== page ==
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Joseph Farah
Joseph Farah
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Call It the 'Supreme Political Court'

Comment

The Founding Fathers had a good idea — a tripartite government.

It would be composed of three nonequal branches of government — with a weak presidency, a powerful legislative branch and a weak court.

The power would be with the people and the branch of government that was closest to them and representative of the states, where the real power resided.

But alas, an idea for a government is only as good as the people it represents in real life over time. The best political systems, the best constitutions, will not long endure among a corrupt or ignorant populace.

The U.S. system of government has run its course — not because of any shortcomings in the vision of the founders but because of shortcomings of the citizenry.

Nothing short of a miracle of God can save it.

For example, let's take the Supreme Court, the highest court in the judicial branch, which was envisioned by the founders as the weakest of the checks and balances among the three branches of government.

Today it wields immense power, doing things even Congress was prohibited from doing. It can force sovereign states to do things against their will. It can remove from sovereign citizens "unalienable" rights. It can make sweeping rulings affecting every man, woman and child in the land at the will of nine lifetime-appointed jurists unaccountable to anyone or anything other than their own worldview and conscience.

At least, there is a perception among the people that it can do all of that.

What the Supreme Court was intended to do was to ensure that justice prevailed and to serve as a check and balance on other branches of government if and when they might be out of sync with the Constitution — a brilliant document that is routinely ignored by all three branches.

For all intents and purposes, five members of the court can rewrite the Constitution in their lifetime.

Notice how many of the court's rulings are by 5-4 decisions. If they are all impartial justices using the law and the Constitution as their guide, why would so many rulings be split decisions?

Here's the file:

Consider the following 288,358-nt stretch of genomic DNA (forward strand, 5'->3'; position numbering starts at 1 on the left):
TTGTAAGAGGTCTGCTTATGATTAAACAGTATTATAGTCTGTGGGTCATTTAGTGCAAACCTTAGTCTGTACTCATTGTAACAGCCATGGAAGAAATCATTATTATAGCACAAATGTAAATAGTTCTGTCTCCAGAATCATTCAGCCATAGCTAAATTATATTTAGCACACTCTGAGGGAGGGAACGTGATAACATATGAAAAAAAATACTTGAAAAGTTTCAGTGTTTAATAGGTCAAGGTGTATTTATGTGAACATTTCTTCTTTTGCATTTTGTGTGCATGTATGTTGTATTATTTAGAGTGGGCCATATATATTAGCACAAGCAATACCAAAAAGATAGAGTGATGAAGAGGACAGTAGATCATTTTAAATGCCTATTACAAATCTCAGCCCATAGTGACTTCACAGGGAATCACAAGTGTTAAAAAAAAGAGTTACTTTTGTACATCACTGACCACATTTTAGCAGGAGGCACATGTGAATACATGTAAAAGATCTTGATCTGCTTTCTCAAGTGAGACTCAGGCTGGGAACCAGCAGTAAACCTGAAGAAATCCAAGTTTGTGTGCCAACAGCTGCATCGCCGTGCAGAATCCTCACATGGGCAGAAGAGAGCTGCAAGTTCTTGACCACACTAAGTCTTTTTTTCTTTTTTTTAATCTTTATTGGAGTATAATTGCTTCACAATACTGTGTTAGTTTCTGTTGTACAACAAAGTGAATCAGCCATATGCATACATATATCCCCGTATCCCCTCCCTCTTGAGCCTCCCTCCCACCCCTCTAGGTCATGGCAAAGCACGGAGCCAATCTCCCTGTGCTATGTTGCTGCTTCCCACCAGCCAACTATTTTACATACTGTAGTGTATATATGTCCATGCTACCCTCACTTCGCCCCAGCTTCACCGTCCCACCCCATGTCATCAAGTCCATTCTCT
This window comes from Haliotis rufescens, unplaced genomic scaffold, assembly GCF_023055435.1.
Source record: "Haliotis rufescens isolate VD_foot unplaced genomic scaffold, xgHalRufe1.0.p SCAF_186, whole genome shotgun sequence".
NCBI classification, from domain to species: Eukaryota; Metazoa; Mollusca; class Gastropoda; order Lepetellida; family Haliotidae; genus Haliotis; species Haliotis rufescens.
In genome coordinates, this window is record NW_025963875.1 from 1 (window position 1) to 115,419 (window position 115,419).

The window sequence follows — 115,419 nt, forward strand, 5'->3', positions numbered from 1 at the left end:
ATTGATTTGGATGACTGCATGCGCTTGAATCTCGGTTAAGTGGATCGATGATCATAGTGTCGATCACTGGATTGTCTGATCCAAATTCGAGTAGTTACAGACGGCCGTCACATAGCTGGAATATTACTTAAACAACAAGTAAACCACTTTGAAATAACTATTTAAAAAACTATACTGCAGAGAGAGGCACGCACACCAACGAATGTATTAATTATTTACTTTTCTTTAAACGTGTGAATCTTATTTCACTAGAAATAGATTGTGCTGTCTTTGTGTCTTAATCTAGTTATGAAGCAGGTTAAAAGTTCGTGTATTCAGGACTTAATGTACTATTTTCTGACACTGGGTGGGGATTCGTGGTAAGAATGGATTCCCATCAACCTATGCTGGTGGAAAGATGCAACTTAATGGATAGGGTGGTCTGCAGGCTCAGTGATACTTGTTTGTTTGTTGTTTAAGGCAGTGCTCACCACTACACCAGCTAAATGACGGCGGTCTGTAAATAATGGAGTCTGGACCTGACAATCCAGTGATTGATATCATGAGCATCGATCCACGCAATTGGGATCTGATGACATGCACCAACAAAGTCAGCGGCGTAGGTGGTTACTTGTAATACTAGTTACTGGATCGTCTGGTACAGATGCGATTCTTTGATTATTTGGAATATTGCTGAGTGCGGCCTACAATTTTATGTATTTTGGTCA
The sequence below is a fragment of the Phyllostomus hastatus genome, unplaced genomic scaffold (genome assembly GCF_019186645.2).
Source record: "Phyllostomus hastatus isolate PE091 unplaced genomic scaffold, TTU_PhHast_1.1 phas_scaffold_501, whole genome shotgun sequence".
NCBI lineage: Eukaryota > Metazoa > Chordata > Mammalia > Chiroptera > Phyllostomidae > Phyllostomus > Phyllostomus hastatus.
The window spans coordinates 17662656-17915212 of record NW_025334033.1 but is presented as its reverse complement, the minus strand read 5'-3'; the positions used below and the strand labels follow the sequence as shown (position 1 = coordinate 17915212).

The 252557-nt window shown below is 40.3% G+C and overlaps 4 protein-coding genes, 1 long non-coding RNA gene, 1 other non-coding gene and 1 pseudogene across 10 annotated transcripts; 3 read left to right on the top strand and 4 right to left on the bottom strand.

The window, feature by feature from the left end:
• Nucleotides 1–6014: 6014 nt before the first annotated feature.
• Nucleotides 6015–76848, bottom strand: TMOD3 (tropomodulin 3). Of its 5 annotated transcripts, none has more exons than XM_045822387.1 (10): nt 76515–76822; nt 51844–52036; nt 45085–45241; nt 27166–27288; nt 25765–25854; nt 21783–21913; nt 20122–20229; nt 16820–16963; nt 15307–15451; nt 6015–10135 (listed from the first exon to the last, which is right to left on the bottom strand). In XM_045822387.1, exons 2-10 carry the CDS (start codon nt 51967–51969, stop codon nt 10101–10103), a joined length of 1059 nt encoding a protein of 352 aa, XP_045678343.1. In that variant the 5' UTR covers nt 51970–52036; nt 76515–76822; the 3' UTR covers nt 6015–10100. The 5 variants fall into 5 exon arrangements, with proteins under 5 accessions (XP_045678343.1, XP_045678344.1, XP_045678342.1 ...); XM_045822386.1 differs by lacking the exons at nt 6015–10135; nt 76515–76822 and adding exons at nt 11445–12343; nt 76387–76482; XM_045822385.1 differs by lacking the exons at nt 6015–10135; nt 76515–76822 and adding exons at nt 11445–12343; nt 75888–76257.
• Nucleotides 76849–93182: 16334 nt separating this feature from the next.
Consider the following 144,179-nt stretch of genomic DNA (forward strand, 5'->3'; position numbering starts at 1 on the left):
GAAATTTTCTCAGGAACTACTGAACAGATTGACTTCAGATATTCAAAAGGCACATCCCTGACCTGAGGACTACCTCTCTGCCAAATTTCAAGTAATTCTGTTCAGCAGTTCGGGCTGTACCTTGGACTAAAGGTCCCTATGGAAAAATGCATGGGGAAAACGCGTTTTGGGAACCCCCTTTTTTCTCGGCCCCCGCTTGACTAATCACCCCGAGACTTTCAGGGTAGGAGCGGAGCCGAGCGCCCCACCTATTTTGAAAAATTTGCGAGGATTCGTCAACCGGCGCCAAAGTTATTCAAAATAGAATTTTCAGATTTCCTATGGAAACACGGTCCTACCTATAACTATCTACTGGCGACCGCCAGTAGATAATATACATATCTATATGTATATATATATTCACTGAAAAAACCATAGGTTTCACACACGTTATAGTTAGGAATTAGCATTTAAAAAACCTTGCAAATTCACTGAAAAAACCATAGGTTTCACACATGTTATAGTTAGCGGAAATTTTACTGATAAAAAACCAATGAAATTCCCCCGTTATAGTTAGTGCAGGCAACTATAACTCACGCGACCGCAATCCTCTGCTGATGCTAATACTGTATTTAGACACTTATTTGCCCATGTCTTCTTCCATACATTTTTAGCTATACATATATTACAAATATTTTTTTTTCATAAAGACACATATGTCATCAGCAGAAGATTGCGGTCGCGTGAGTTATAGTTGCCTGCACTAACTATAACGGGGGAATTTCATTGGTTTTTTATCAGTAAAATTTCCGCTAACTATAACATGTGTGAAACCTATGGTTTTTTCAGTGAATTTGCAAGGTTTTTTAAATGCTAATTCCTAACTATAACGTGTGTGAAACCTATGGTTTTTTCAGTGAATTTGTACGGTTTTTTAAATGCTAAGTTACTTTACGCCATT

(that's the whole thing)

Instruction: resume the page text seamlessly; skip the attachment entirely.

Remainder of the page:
The answer? The court is just a sharply divided political institution in which the politicians wear solemn black robes.

Don't get me wrong. I very much like several of the justices. I admire them greatly. But they are part of the four-member minority. Thus, their voices and judgments are without consequence. No matter what they say or do, they are powerless to change the character and decisions of the court — as powerless as any ordinary citizen.

If the court actually comprised impartial jurists and experts on the Constitution, almost every decision would be 9-0. But I can't even remember the last 9-0 decision on a matter of any significance.

So what we have are five members of the court dictating their personal opinions from on high as the law of the land. There is no appeal procedure, because after all, this is the Supreme Court.

That's not what the founders intended. It's not what the Constitution requires. But the people accept this tyranny. And that's the problem.

Presidents like it because they get to appoint members — allowing them to leave a legacy of power after they leave office.

Members of Congress like it because it takes them off the hook. After all, they have to face re-election. Those elections are often costly, embarrassing and a nuisance.

That's how Washington works in 2015.

If the founders knew it would be like this, they probably wouldn't have risked their lives, their fortunes and their sacred honor fighting for independence and sovereignty from the British monarchy.

It's too bad today's citizenry doesn't have such a rebellious and liberty-loving spirit.

To find out more about Joseph Farah and read features by other Creators Syndicate writers and cartoonists, visit the Creators Syndicate Web page at www.creators.com.

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